News | March 31, 2015

Mobile Heartbeat to Demonstrate MH-CURE at HIMSS15

Smartphone application enables secure mobile clinical communications and patient-specific workflow

Mobile Heartbeat, MH-CURE, smartphone application, HIMSS15

Image courtesy of Mobile Heartbeat

March 31, 2015 — Mobile Heartbeat announced it will be demonstrating its MH-CURE communication and workflow smartphone application at the 2015 Healthcare Information and Management Systems Society (HIMSS) annual conference, April 13-15, 2015, in Chicago.

MH-CURE (Clinical Urgent REsponse) is a secure application enabling clinical communications, patient-specific workflow and a real-time clinical team directory connecting all members of a patient’s care team. The app provides patient care teams — including nurses, physicians and technicians — with secure, single smartphone access to all clinical communications, pertinent patient information and lab data.

MH-CURE features secure, HIPAA-compliant texting; staff assignment and dynamic role capabilities; and a Camera Module for enabling care team members to take and view photos for documenting patient wounds, abuse cases and patient valuables held in the hospital. With MH-CURE, care team members know who else is on the team for each patient and can view the availability and location of other team members at all times. The app enables efficient delivery of clinical data and communications to users on-site, off-site and at multiple locations to ensure timely patient care decisions and response. Care team members have the choice of using their own smartphone  or sharing hospital-supplied devices.

HIMSS15 attendees can learn even more about MH-CURE by attending Yale New Haven Hospital’s session entitled, “Improving Clinical Communications & Workflow via Smartphones,” taking place April 15. The speakers will be Allen Hsiao, M.D., associate chief medical information officer, and Ed Fisher, vice president/CTO, at Yale New Haven Hospital. They will share their experience and success with implementing and using the MH-CURE smartphone application.

For more information:

Related Content

Videos | Mobile Devices | February 16, 2018
DAIC Editor Dave Fornell previews the launch of augmented reality (AR) technology in the March/April 2018 issue of DA
Nine in Ten Clinicians to Use Mobile Technology at Bedside by 2022
News | Mobile Devices | January 31, 2018
Zebra Technologies Corp. announced the results of its Future of Healthcare: 2022 Hospital Vision Study, revealing the...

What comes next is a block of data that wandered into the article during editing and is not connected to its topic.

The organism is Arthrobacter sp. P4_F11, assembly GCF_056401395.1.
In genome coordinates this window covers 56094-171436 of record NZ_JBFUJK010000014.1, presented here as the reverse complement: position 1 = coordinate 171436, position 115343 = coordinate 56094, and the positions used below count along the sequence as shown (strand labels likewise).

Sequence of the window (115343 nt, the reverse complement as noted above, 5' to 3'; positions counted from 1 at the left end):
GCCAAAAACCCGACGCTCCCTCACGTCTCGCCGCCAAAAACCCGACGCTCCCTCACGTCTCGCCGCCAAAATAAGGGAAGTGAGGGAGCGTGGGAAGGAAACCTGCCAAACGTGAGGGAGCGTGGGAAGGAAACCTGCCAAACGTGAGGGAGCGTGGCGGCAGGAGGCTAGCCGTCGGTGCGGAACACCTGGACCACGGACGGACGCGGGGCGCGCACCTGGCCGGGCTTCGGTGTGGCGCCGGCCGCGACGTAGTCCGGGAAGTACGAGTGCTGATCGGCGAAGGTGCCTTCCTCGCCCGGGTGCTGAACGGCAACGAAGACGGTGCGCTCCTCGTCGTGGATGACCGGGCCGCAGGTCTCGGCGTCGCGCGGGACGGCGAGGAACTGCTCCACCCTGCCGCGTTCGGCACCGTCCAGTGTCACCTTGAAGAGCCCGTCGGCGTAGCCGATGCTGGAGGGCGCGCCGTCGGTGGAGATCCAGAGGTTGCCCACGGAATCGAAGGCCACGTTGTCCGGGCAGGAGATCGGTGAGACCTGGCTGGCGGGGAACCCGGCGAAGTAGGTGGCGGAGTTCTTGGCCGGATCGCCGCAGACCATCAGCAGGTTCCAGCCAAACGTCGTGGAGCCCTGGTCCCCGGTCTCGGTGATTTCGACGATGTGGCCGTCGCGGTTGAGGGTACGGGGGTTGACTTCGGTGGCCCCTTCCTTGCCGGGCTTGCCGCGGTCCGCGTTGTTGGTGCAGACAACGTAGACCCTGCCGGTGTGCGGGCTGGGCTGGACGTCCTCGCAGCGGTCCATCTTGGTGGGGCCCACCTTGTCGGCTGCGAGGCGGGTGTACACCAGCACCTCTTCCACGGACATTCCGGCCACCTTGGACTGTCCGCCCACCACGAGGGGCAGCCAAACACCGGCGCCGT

European Heart Rhythm Association Launches Cardiac Arrest First Responder App
News | Mobile Devices | June 30, 2017
A novel smartphone application has been developed that can direct first responders to cardiac arrest victims more than...
Consumers Warned About Accuracy of Heart Rate Apps in New Study
News | Mobile Devices | May 22, 2017
May 22, 2017 — Consumers are being warned about the accuracy of heart rate apps after a study found huge variability
Spok Survey Confirms Mobile Device Infrastructure Improvements and Diversity in Hospitals
News | Mobile Devices | May 03, 2017
Spok Inc. recently released the second part of the company's annual mobility in healthcare survey. Spok has been...
Xcertia, new alliance, guidelines, mobile health applications
News | Mobile Devices | January 12, 2017
Four organizations have announced they are forming a new, multi-stakeholder collaboration, Xcertia, dedicated to...
smartphones, hospital tranfers, heart attack patients, JACC study, South Korea
News | Mobile Devices | September 23, 2016
Smartphone communication among medical teams at different hospitals can significantly reduce the time it takes for...
mobile health technology, mHealth, privacy and security, Computer magazine study
News | Mobile Devices | July 21, 2016
July 21, 2016 — A new paper published in the June issue of Computer cautions that while...
McKesson, iPad, CVIS, ECG mobile viewer

Dynamic ECG waveforms displayed on an iPad using McKesson's mobile ECG viewer, which directly connects to the hospital's cardiovascular information system or ECG management system. This technology can help speed triage of STEMI patients, allowing diagnosis anywhere, rather than requiring cardiologists to walk down to an emergency department or drive into the hospital to view the ECG.

Feature | Mobile Devices | June 09, 2016 | Dave Fornell
The ubiquitous smartphone has found its way into the pockets of nearly every clinician and patient in recent years an
mobile health apps, FTC, compliance tool, business guidance, privacy
News | Mobile Devices | April 25, 2016
The Federal Trade Commission (FTC) announced that it has created a Web-based guidance tool for developers of health-...
Overlay Init